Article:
The Disreputable History of Frankie Landau-Banks is a surprisingly complex young adult novel, offering readers an interesting and inventive take on sexism, social climbing and peer pressure. Frankie Landau-Banks is the youngest child in her family (known to the other family members as 'bunny-rabbit,) and is a mildly geeky girl, who suddenly becomes popular when she hits puberty, develops an attractive figure and gains the attention of an older and very popular boy at their highly competitive American boarding school. But popularity and being allowed to play with the popular kids is not nearly as fun as it might seem. As Frankie grows increasingly bored and frustrated with a boyfriend who seems unable to see her as anything other than a cute, sweet girl, she develops a cunning plan to play on everyone around her and, she hopes, to eventually gain some respect from Matthew.
Much has been said about how the novel addresses sexism already, so it seems rather pointless for me to offer a detailed description of that here. For the benefit of anyone who has not read the novel, in the social hierarchy at the boarding school, the boys are top, the girls want to hang around with them but can only do so when it is on the boys terms. The only girls who can become popular are the ones who the top boys deem suitable. Some of the boys belong to a secret society--the secret order of the basset hounds--and girls are not allowed to join. And, of course, there is the utter disdain that Frankie is treated with after she is discovered to be responsible for the pranks, and the fact that she does not earn the respect that she so desperately desires.
Obviously, this is all very unfair and there are numerous passages within the book that address this. However, there are a number of themes that run through the book alongside that. The most important one, I feel, is that it highlights the utter frustration that is so often experienced by highly intelligent teenagers such as Frankie. She might be clever, but rather than being recognised for her intelligence, it is often overlooked--Matthew and his friends, particularly Alpha--could not care less about what she has to say, in part because they cannot understand it and in part because they do not want their positions challenged. We also see some of Frankie's pranks fall a little bit flat (such as the swimming pool prank,) as her peers are unable to see any kind of deeper meaning or social commentary within them. The Secret Order of the Bassett Hounds, Frankie eventually becomes to discover isn't a great movement where students can challenge authority. Rather, it's an exclusive club, where a few members can enjoy a few predictable stunts (such as drinking alcohol on a golf course,) and pretend to themselves that they are rebels. And, of course, the boys involved are subject to their own kinds of peer pressure as well and demands that they behave a certain way in order to gain respect and fit in--there is a reason why Alpha is happy to take the credit for all of the pranks that Frankie did, he has a reputation to keep and does not want to lose the respect of his peers. Some of the boys date girls, not because they like them, but because the other members of the group think that he should be dating that particular girl. And we see at the end that perhaps Alpha is the one person who might actually have some kind of respect for Frankie, though he will be unlikely to admit it. Meanwhile, Matthew has a reputation to keep up as a peacekeeper and a popular boy, and consequently, seems unable to develop and maintain any real and honest friendships. So, while Frankie suffers, so too do the boys who are supposedly at the top of the order. I think many of the characters, not just Frankie struggle with the idea of being true to themselves versus wanting to fit in.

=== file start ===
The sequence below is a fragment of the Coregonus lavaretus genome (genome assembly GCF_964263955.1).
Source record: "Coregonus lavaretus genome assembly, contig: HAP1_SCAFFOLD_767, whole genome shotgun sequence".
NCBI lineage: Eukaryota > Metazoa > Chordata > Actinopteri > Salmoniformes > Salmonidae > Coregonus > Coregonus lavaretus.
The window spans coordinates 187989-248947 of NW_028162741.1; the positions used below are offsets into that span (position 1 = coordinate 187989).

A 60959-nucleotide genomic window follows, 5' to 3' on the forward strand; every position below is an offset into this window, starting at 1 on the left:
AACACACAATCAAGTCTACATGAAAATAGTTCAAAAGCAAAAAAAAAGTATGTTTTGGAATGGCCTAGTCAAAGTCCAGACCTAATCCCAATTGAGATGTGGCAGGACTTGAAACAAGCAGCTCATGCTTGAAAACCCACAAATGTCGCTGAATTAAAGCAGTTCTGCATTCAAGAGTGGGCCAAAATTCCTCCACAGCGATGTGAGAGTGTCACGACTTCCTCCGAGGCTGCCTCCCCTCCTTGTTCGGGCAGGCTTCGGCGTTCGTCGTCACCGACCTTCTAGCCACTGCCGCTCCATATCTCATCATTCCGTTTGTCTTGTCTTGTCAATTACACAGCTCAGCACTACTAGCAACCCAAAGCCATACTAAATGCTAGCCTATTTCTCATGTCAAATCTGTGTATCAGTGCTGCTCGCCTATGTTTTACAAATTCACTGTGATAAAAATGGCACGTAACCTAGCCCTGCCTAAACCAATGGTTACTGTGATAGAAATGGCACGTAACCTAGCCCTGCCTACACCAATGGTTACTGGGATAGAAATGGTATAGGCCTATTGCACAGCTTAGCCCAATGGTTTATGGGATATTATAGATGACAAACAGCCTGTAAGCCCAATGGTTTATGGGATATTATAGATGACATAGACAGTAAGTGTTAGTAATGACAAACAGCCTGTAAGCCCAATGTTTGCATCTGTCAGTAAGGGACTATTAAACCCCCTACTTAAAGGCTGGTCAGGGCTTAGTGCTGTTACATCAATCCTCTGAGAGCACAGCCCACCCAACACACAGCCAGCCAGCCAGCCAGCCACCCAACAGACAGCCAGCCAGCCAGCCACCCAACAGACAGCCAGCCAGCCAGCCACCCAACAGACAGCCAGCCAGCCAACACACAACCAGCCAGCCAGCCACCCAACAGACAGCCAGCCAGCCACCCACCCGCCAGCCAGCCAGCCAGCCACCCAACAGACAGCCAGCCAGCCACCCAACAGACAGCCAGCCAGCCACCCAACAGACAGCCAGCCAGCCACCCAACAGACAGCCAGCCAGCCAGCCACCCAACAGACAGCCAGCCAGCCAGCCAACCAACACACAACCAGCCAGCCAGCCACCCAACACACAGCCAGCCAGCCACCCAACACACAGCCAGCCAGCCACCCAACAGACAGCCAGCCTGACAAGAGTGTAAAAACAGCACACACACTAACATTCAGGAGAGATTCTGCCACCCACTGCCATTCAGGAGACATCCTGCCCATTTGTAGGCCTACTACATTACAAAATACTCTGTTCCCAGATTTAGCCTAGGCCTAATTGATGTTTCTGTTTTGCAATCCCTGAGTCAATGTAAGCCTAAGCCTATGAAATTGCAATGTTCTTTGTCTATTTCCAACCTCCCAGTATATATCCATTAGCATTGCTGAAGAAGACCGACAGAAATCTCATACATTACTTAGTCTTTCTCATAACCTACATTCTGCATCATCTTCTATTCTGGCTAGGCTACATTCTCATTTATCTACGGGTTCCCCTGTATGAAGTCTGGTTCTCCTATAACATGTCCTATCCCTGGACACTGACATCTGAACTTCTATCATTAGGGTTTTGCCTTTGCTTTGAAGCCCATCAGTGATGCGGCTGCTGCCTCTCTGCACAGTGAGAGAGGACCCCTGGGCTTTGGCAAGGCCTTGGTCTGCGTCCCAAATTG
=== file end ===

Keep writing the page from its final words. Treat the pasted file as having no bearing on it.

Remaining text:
The novels ending is fitting, with Frankie deciding that it is better to be alone than surrounded by people who cannot see her. We also see that she did not gain the recognition or notoriety that she hoped through her pranks, that Matthew can see her now but that he also despises her, and that although she may have shown a number of people up, it all amounts to very little. And much like Lord of the Flies, Watership Down or Animal Farm, the whole thing is a clever metaphor about human behaviour written in a way that can be understood by teenagers and the wider reading public.
Anyway, this one is an enjoyable read that I suspect will probably mean many different things to different readers.